Ledsky pulls no punches in saying that the Administration's course is a punitive one. "We want to make the Soviets pay the price, show them there are costs involved," he says. "There is something repellent about Soviet troops being in Afghanistan at the same time flights of doves are being let loose in Moscow."
Sandra Gust, a foreign-service officer on the State Department's Soviet Desk, points up the Soviet's vulnerability to intimidation through sports. " Russia is a very sports-conscious country," she says. "The Russians seek a kind of respectability in international competition. Their triumphs are widely publicized. They like to think of themselves as being in a sort of friendly competition with the Americans. Soviet society would certainly ask where the Americans were. They couldn't fail to notice that something was wrong. It [a boycott] is a way of bringing home to the Soviet people that what their government does affects every aspect of their relations with us, including sports. In many ways, it is the strongest action we can take in getting our message through."
Yet, some old Kremlin hands see the public response to the President's Olympic policy as senseless jingoism. The Soviets, said one veteran diplomat, will turn the boycott against us. "They will portray it as a blow against people-to-people contact. They will do their best to show that this is just another example of the odd workings of the West. A boycott would hurt them, but they would find redeeming aspects."
The absence of a U.S. team in the Olympics would, in current Washington parlance, "cost" the Soviets, but it would also cost a number of Americans a pretty ruble. The National Broadcasting Company, which invested $87 million for the privilege of televising the Games, can recoup most of its initial investment through insurance, but the cost in lost advertising revenue could be heavy. And then there is Stanford Blum, a Los Angeles businessman. His company, Image Factory Sports Incorporated, holds the U.S. rights to market products bearing the various symbols of the Moscow Olympics, including the mascot Misha. Says a glum Blum, "As of now, Misha the bear is dead. Nobody wants to have the stigma of Russia attached to them."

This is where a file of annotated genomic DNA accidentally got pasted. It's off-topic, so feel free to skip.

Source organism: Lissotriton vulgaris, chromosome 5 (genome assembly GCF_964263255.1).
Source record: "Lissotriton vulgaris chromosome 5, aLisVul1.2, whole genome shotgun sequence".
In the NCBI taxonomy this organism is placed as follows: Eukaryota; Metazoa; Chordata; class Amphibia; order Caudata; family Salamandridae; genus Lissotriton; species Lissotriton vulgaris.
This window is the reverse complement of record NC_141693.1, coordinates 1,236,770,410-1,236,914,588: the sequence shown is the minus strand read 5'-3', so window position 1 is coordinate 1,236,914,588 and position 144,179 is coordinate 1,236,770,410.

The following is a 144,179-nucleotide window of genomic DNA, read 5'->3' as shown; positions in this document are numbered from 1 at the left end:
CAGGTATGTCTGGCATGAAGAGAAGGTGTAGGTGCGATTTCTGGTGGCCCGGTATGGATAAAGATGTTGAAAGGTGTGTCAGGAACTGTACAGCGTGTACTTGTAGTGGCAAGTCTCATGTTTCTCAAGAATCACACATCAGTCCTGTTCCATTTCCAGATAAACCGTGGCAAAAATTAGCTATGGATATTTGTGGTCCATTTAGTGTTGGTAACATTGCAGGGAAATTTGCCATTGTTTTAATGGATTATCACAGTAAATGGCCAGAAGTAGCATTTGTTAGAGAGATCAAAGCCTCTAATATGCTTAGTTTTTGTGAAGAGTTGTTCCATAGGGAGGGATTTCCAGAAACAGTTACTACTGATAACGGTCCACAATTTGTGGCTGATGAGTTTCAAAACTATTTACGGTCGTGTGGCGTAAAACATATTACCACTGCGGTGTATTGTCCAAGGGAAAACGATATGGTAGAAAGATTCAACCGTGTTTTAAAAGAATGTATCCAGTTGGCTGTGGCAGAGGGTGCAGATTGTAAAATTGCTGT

But the biggest losers of all will be the athletes, many of whom have been training for years, at considerable financial sacrifice, for the chance at an Olympic medal. Yet, few Americans share the philosophy of a French Olympian in judo, Jean-Luc Roug�, who in speaking of his fellow Olympians has said, " France is not a country to us, it is a team. Moscow isn't a city, it's a stadium. The Marseillaise is really just a song—we could compete under any tune. The important thing for us is just to play."
Around the world, athletes generally decried the possibility of a boycott. "I think governments and politicians should keep their noses out of the Olympics," said John Walker of New Zealand, the gold medalist in the 1,500 in Montreal. "In 1976, when South Africans were not permitted to compete, the only real victims were athletes in general—not South Africa." Swedish fencer Rolf Edling, also a Montreal gold medalist, said, "Sport should be the last contact to be broken between countries, not the first."
Moreover, it was clear that the Americans would be missed. In Italy, Pietro Mennea, the world-record holder in the 200-meter dash, bemoaned the possible pullout by the U.S. "I have been looking forward to the Moscow Olympics for years," he said, "ever since I failed to win a medal in Montreal. The Games should be the highlight of my career. I want to win a gold in the 200 and then retire. But I want to win a real gold. An Olympic final without the Americans would be worth nothing."
But there were athletes who viewed some sort of action as necessary. "I go along with the boycott," said New Zealand's Dick Quax, a veteran of two previous Olympics and a candidate for both the 10,000 and the marathon in Moscow. "It seems crazy to me that New Zealand's sending a rugby team to South Africa caused an African boycott of the Montreal Olympics and that Russia's sending an army into Afghanistan doesn't seem to disturb some people."
It certainly disturbs Carter, whose Olympic policy is only part of a larger strategy including the grain embargo, tightening the exportation of high-technology equipment and major increases in military expenditures. "We have asked farmers to make sacrifices—" Cutler says. "At first we all tend to think of our own interests. Eventually, we come to think of the overall interest."
The USOC executive board met for about eight hours in Colorado Springs last Saturday. Then Kane, looking simultaneously weary, relieved and bemused, announced that the resolution supporting the President—to a point just short of boycott—had been "hammered out and passed with the full support of the executive board." He read the resolution and answered some questions. Then, with an odd smile, he said, "The question is whether the Olympic movement is to be made into a weapon to get the Big Bear, [but remember] the weapon is made of flesh and blood.